4. According to Natavian's testimony, he was "hysterical" "because [he] was mad, trying to get to [his] mom, because [he] did not understand why she was being arrested." (Id. ¶ 11.) Patrolman Simons reports having to push Natavian away "on several occasions," that Natavian continued to return to the location after an adult had taken him away, and continued to use curse words and swing his arms in a violent manner in an attempt to free his mother despite being instructed by Simons to step back. (Id. ¶ 12-13.) After being advised on several occasions to get back, Natavian continued to come at Patrolman Hartman. Patrolman Hartman proceeded to take physical control over Natavian by grabbing him by his shirt and escorting him away from the police car. (Id. ¶ 18.) Upon releasing Natavian, Natavian cursed at and threatened Patrolman Hartman at which point Hartman regained control of Natavian, utilized a leg sweep to take Johnson to the ground and placed Natavian's left arm in an arm bar in an attempt to gain control of him. (Id. ¶ 21.) Hartman then requested that adults in the area (which appeared to Hartman to be Natavian's friends and family) take control of Natavian, which they did. (Id. ¶ 23.)*fn3
5. According to Johnson, he arose without assistance, had no scratches or red marks on his neck and had only had a very small amount of blood coming out one of his arms. (Id. ¶ 25.) Natavian would later go to the hospital and was diagnosed with a cervical sprain. (Id. ¶ 27.) After he was released from the hospital, Natavian reports going to his family doctor only one time and admits to having full use of his neck and arms. (Id. ¶ 28-29.)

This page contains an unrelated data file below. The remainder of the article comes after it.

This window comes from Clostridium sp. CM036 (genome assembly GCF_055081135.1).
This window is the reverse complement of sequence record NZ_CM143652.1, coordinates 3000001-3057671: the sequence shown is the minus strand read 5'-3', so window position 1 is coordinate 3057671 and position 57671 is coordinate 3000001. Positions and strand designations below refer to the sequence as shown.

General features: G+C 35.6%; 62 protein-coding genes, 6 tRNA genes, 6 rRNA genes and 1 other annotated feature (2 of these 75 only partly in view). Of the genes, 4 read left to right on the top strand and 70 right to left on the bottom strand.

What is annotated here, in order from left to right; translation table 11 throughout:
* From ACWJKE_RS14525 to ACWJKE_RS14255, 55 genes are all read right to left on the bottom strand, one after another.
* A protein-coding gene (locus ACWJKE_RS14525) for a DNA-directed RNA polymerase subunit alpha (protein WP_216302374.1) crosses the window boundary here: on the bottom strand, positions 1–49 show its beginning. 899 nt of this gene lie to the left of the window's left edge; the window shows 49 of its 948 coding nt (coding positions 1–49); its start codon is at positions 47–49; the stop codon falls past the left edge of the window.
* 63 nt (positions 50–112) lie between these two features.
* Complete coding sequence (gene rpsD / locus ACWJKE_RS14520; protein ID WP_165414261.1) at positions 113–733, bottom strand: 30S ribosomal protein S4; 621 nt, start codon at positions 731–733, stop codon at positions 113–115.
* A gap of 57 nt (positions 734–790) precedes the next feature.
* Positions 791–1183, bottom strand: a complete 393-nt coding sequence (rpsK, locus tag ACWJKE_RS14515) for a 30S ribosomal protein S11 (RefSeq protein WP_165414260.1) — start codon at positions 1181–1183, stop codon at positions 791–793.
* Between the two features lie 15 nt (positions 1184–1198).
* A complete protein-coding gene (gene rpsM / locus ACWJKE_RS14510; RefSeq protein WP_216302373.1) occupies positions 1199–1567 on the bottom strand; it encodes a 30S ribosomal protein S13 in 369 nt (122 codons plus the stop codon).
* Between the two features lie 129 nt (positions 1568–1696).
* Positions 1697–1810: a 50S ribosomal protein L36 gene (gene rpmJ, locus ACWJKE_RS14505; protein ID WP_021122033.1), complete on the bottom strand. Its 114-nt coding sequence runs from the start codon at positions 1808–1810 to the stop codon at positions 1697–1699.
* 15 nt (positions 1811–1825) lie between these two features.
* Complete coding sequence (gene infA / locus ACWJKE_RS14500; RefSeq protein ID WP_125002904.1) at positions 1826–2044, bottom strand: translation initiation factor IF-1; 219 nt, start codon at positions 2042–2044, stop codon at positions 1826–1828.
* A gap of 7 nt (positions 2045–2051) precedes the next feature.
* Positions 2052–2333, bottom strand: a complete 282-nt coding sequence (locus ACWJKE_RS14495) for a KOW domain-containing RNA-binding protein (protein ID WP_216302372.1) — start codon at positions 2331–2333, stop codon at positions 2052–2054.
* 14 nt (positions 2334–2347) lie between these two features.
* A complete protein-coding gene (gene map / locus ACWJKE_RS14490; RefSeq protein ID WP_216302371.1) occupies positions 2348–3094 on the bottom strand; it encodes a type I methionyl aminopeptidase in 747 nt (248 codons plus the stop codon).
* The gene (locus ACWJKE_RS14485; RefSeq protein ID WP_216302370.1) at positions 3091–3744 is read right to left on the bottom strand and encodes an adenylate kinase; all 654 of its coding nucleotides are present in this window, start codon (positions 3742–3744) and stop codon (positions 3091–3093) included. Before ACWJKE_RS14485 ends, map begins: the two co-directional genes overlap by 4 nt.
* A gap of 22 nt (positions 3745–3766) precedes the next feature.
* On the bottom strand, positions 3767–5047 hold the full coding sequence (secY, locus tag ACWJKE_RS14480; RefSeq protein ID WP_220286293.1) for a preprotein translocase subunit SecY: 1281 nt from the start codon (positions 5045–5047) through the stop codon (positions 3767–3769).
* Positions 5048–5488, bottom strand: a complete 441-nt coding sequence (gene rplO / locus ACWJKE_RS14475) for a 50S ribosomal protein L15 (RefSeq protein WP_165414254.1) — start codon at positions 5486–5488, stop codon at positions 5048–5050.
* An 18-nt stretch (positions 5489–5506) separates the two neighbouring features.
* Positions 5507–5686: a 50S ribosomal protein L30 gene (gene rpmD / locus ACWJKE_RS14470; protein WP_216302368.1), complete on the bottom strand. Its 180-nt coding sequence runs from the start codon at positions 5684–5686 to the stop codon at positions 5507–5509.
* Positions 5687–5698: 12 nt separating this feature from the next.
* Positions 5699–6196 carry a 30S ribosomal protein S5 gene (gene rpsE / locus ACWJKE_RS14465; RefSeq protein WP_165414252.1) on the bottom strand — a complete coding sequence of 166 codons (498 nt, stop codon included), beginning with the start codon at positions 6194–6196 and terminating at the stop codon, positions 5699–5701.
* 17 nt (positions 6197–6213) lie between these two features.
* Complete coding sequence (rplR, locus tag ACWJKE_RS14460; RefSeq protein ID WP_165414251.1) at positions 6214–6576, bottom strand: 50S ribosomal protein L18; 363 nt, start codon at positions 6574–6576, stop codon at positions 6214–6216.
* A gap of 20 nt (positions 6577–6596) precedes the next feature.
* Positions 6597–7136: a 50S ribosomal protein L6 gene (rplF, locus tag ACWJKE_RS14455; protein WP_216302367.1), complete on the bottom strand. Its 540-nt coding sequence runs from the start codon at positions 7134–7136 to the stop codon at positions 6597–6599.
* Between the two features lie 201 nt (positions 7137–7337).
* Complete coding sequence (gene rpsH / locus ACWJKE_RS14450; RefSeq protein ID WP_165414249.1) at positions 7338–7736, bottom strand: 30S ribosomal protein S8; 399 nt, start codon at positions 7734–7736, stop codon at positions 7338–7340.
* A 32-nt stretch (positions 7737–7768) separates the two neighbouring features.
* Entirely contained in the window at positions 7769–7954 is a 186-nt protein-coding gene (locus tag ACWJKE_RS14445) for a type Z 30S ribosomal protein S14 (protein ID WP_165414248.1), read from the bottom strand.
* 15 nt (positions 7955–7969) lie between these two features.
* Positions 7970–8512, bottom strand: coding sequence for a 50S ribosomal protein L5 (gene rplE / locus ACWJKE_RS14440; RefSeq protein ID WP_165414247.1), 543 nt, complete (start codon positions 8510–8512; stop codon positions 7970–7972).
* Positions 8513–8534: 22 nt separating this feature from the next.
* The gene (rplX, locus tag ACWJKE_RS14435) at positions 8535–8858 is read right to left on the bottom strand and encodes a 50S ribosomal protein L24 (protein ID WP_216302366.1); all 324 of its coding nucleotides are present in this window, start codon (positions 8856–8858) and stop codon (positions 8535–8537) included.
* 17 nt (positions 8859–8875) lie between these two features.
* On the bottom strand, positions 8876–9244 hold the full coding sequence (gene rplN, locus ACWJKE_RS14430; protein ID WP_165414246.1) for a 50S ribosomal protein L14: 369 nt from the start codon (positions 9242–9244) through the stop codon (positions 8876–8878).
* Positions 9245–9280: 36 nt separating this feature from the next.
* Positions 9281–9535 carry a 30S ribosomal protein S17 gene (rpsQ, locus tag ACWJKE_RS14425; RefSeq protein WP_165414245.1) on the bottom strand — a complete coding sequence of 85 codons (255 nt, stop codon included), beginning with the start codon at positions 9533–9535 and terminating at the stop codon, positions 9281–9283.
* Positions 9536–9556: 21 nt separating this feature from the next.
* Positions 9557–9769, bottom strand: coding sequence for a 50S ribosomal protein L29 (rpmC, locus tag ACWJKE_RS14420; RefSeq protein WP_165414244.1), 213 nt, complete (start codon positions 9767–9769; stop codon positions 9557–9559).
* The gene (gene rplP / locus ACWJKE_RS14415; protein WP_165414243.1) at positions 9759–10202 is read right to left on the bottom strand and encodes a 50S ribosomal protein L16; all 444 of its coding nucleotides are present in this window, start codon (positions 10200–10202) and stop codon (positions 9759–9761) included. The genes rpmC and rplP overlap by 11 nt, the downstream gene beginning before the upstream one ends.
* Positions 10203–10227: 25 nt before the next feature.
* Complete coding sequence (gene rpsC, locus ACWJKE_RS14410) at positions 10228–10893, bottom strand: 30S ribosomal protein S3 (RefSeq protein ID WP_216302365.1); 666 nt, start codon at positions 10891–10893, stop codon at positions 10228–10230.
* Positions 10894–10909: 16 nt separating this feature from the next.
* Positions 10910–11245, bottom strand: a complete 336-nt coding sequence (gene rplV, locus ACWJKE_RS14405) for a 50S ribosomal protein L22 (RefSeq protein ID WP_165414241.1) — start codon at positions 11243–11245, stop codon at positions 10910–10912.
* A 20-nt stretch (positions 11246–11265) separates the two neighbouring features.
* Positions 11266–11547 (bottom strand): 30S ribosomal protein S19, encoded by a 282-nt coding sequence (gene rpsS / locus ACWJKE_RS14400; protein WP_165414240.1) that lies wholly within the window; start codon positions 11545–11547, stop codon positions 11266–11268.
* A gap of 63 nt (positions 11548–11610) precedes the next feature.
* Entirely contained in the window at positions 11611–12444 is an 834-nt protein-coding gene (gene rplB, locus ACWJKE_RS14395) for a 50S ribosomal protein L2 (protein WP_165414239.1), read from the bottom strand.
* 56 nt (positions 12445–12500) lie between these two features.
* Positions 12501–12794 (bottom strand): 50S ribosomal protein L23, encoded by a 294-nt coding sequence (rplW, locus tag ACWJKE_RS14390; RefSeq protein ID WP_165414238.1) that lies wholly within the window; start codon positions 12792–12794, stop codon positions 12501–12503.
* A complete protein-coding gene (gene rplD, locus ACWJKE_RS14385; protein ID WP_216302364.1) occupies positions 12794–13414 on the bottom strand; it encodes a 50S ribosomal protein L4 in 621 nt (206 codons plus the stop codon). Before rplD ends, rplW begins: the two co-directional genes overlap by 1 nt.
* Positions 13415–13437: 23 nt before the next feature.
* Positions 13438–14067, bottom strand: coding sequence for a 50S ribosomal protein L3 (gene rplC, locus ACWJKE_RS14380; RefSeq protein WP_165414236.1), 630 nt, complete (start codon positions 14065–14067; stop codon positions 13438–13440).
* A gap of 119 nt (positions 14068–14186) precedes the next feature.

6. Plaintiffs filed their complaint (the "Complaint") in New Jersey Superior Court, Law Division, Atlantic County on July 20, 2005. In the Complaint, Plaintiffs allege claims under 42 U.S.C. § 1983,*fn4 the New Jersey Tort Claims Act and for Ivory Johnson's loss of the services of her son, Natavian. Defendants removed this matter to this Court on August 30, 2005. The matter was then referred to arbitration and the arbitrator filed an arbitration award on January 19, 2007. In mid-February, 2007, both Plaintiffs and Defendants filed requests for a trial de novo on February 12, 2007. [Docket Item No. 13]. Defendants filed this motion for summary judgment on March 14, 2007. [Docket Item No. 14.] The motion is unopposed.
7. On a motion for summary judgment, the court must determine whether "there is no genuine issue as to any material fact and that the moving party is entitled to judgment as a matter of law." Abraham v. Raso, 183 F.3d 279, 287 (3d Cir. 1999)(citing Fed. R. Civ. P. 56(c)). A party opposing summary judgment "must do more than simply show that there is some metaphysical doubt as to material facts." Matsushita Elec. Indus. Co. v. Zenith Radio Corp., 475 U.S. 574, 586 (1986). If the nonmoving party fails to oppose the motion by evidence such as written objection, memorandum, or affidavits, the court "will accept as true all material facts set forth by the moving party with appropriate record support." Anchorage Assocs. v. Virgin Islands Bd. of Tax Rev., 922 F.2d 168, 175 (3d Cir. 1990)(quoting Jaroma v. Massey, 873 F.2d 17, 21 (1st Cir. 1989)). If the nonmoving party has failed to establish a triable issue of fact, summary judgment will not be granted unless "appropriate," and only if movants are entitled to judgment as a matter of law.
Fed. R. Civ. P. 56(e); see Anchorage Assocs., 922 F.2d at 175.
8. The Court will first address Defendants' motion for summary judgment with respect to Plaintiff's Section 1983 claims against defendant City of Pleasantville (Counts 2,3 and 6).
Here, the Court holds that summary judgment in favor of the City is appropriate because the City is entitled to qualified immunity. Local governing bodies can be sued directly under 42 U.S.C. § 1983 for "monetary, declaratory, or injunctive relief where . . . the action that is alleged to be unconstitutional implements or executes a policy statement, ordinance, regulation, or decision officially adopted and promulgated by that body's officers." Monell v. New York City Dept. of Social Servs., 436 U.S. 658, 690 (1978). Municipal liability attaches only where execution of a government's policy or custom, whether made by its lawmakers or by those whose edicts or acts may fairly be said to represent official policy, inflicts the injury. See id. at 694. In the case of either policy or custom, a plaintiff must show that an ...